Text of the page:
Article written by

G. Allen Power, MD is Eden Mentor at St. John’s Home in Rochester, NY, and Clinical Associate Professor of Medicine at the University of Rochester. He is a board certified internist and geriatrician, and is a Fellow of the American College of Physicians / American Society for Internal Medicine. You can follow his blog at www.Changingaging.org/AlPower/

24 Responses

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  1. Angie Studnicka
    Angie Studnicka at | | Reply

    I believe that if elders were truly integrated into family life and our society’s daily activities, we would not fear to the point of panic at the thought of becoming disabled and dependent while aging. Likewise, if LTC facilities where places that truly created a home-like environment and relationships for us, we would not fear the thought of living in one. It would just be a new place – not a dreaded place.

  2. Brian Steeves
    Brian Steeves at | | Reply

    Al – as always your common sense shines through. Great post. Brian Steeves

  3. Phil Willis
    Phil Willis at | | Reply

    Such a great positive post on the paranoia surrounding brain ageing.

    Thanks for the great advice – and the healthy sense of humour.

  4. Mark Miller
    Mark Miller at | | Reply

    One of my heroes in the “aging with purpose” movement is Dr. Bill Thomas, the founding father of the Eden Alternative and other programs that restored meaning to the lives of many institutionalized elders in nursing homes. This article is a somewhat lighthearted look at the rush to find “the answers” to how we can grow old Alzheimer’s-free. When I was a nursing home administrator in North Carolina, I had the gift of meeting Dr.Thomas and incorporating many of the ideas from his first book in our facility’s operation. There’s a special place in Heaven for men like Dr. Thomas.

  5. rosemary weston
    rosemary weston at | | Reply

    we certainly do get a lot of mixed messages. the “experts” disagree and then change their minds, so who are we to believe? i can try to do my own research from what is being said and decide what makes the most sense to me from those who seem to be reasonable. then i use moderation and indulge myself within that moderation with the things that make me happy and help me enjoy life. i’m sure the anxiety all this causes will have a negative effect on our health or at least the quality of our life. i would like to leave this life at a ripe old age in fairly good physical and mental health and exit quietly and peacefully…time will tell…

  6. Al Power
    Al Power at | | Reply

    Yep, it’s all about what has solid evidence as an intervention that will have a real impact on our lives. At this point, the best evidence is for good heart health, exercise, blood pressure and sugar control, not smoking and social engagement. But even then, we don’t truly know how much these will lower a given person’s risk, given the diversity of our population and our individual risks. Everything else is just hype at this point.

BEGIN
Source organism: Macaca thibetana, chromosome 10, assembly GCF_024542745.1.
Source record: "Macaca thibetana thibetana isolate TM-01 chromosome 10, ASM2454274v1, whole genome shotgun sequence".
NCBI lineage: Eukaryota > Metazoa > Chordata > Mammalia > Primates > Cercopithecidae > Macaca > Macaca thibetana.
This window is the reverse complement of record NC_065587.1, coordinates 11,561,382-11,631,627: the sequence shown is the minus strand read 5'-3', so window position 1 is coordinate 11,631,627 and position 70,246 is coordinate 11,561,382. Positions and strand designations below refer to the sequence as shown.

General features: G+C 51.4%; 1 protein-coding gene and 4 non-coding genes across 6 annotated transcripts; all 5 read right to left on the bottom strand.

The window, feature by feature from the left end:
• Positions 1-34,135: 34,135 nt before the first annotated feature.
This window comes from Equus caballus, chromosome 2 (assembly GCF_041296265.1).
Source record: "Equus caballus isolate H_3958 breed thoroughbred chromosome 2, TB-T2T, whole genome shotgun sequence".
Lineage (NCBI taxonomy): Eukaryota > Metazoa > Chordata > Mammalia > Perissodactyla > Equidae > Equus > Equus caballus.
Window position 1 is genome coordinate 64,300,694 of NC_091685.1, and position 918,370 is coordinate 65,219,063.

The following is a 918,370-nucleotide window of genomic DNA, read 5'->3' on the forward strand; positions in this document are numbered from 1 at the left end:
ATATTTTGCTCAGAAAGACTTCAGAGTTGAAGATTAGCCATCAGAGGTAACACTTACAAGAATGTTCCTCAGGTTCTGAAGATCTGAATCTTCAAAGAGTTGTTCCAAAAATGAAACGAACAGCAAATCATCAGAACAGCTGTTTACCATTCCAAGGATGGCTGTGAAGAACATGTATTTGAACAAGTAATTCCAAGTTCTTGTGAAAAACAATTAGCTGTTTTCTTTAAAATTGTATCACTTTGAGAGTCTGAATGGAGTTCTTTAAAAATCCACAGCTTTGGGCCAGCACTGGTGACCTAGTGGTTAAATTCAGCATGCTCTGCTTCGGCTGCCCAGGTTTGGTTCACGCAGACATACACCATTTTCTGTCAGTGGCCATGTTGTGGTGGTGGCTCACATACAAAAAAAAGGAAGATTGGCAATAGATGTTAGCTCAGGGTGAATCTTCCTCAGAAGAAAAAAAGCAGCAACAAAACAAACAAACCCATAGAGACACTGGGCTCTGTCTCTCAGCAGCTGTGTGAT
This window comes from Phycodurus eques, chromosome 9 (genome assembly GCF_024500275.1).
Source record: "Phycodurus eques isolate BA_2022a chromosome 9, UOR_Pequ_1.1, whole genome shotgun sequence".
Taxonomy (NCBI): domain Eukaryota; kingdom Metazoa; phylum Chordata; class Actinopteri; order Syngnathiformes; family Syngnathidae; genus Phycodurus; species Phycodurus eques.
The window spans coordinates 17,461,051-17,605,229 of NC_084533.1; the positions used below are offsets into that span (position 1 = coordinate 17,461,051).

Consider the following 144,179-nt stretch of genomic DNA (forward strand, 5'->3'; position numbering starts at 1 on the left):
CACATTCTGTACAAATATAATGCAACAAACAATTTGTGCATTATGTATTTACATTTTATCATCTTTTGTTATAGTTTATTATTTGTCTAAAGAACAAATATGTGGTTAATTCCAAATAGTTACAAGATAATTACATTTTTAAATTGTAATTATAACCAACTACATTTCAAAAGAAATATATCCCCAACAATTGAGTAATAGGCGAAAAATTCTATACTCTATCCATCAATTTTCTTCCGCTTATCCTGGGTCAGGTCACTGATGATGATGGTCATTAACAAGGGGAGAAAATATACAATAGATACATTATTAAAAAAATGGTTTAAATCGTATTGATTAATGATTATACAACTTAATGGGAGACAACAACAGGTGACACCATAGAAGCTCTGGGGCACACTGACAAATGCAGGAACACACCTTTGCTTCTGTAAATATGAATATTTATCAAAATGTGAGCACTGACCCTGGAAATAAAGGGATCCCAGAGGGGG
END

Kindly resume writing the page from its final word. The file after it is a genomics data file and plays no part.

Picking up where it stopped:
7. Martha Stettinius (@InsideDementia)
    Martha Stettinius (@InsideDementia) at | | Reply

    I see your point, Al, and there is certainly a lot of conflicting information out there, but as the daughter of a woman who developed cognitive impairment in her mid-60s, not in her 80s, I do want to know what puts me, at 48, at higher risk of dementia. I have two things in particular that put me at higher risk that are not well known: sleep apnea and high blood sugar (pre-diabetes). I’m actively treating both of these things (a CPAP machine, and changes to my diet). I don’t feel panicked. Rather, I feel grateful that I am aware of risk factors that my mother was not aware of. (She also likely had sleep apnea and high blood sugar.) I wish this information had been available to my mother in her forties and fifties. For the appendices of my book “Inside the Dementia Epidemic: A Daughter’s Memoir,” I read a lot of research and the alarming media reports you mention. I agree with you that it’s confusing to hear about this study and that study without dementia researchers agreeing on the causes or “biomarkers” of Alzheimer’s disease and other dementias. Researchers can’t even agree if amyloid beta protein (molecules or plaques) can diagnose Alzheimer’s disease or not (and thus the disagreement over whether the new PET scans for amyloid beta should be covered by Medicare. As you know, 1/3 of people with amyloid plaques will not develop Alzheimer’s disease symptoms). What we need is more funding for dementia research to find the actual “biomarker” and cause of the most common forms of dementia, so we’re not left with guess work. In the meantime, we need to concentrate on the quality of life for people with dementia, and their care partners. And I will cook with coconut oil instead of canola.

  8. Kathy Broggy
    Kathy Broggy at | | Reply

    Wow! You really are my hero, Al Power! I am going out for a hamburger! Forget the coconut oil, I want french fries! I consider successful aging to be waking up every morning to age one more day!

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